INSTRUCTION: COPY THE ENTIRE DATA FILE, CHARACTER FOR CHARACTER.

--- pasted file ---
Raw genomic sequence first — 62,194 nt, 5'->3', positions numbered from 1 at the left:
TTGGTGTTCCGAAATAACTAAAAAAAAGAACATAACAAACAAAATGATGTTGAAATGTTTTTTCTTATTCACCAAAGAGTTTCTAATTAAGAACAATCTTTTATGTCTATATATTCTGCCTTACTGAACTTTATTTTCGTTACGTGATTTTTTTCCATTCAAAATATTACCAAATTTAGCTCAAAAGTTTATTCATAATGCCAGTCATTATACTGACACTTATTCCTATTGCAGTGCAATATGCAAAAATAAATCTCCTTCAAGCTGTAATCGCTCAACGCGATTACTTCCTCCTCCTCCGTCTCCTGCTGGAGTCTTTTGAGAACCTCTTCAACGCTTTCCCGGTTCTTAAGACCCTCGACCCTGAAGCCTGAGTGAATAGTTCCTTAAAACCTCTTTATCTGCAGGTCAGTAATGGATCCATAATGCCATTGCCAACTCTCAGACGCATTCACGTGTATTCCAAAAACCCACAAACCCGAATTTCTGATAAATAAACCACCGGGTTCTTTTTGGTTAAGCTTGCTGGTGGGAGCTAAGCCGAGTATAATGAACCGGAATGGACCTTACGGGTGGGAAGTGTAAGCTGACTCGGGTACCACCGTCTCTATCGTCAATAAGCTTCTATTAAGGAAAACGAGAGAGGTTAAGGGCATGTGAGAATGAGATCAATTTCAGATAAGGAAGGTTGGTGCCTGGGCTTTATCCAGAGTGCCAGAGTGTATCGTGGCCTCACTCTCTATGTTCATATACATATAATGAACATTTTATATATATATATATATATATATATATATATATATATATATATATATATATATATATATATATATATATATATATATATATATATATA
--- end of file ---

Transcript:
Raw genomic sequence first — 62,194 nt, 5'->3', positions numbered from 1 at the left:
TTGGTGTTCCGAAATAACTAAAAAAAAGAACATAACAAACAAAATGATGTTGAAATGTTTTTTCTTATTCACCAAAGAGTTTCTAATTAAGAACAATCTTTTATGTCTATATATTCTGCCTTACTGAACTTTATTTTCGTTACGTGATTTTTTTCCATTCAAAATATTACCAAATTTAGCTCAAAAGTTTATTCATAATGCCAGTCATTATACTGACACTTATTCCTATTGCAGTGCAATATGCAAAAATAAATCTCCTTCAAGCTGTAATCGCTCAACGCGATTACTTCCTCCTCCTCCGTCTCCTGCTGGAGTCTTTTGAGAACCTCTTCAACGCTTTCCCGGTTCTTAAGACCCTCGACCCTGAAGCCTGAGTGAATAGTTCCTTAAAACCTCTTTATCTGCAGGTCAGTAATGGATCCATAATGCCATTGCCAACTCTCAGACGCATTCACGTGTATTCCAAAAACCCACAAACCCGAATTTCTGATAAATAAACCACCGGGTTCTTTTTGGTTAAGCTTGCTGGTGGGAGCTAAGCCGAGTATAATGAACCGGAATGGACCTTACGGGTGGGAAGTGTAAGCTGACTCGGGTACCACCGTCTCTATCGTCAATAAGCTTCTATTAAGGAAAACGAGAGAGGTTAAGGGCATGTGAGAATGAGATCAATTTCAGATAAGGAAGGTTGGTGCCTGGGCTTTATCCAGAGTGCCAGAGTGTATCGTGGCCTCACTCTCTATGTTCATATACATATAATGAACATTTTATATATATATATATATATATATATATATATATATATATATATATATATATATATATATATATATATATATATATATATATATATATA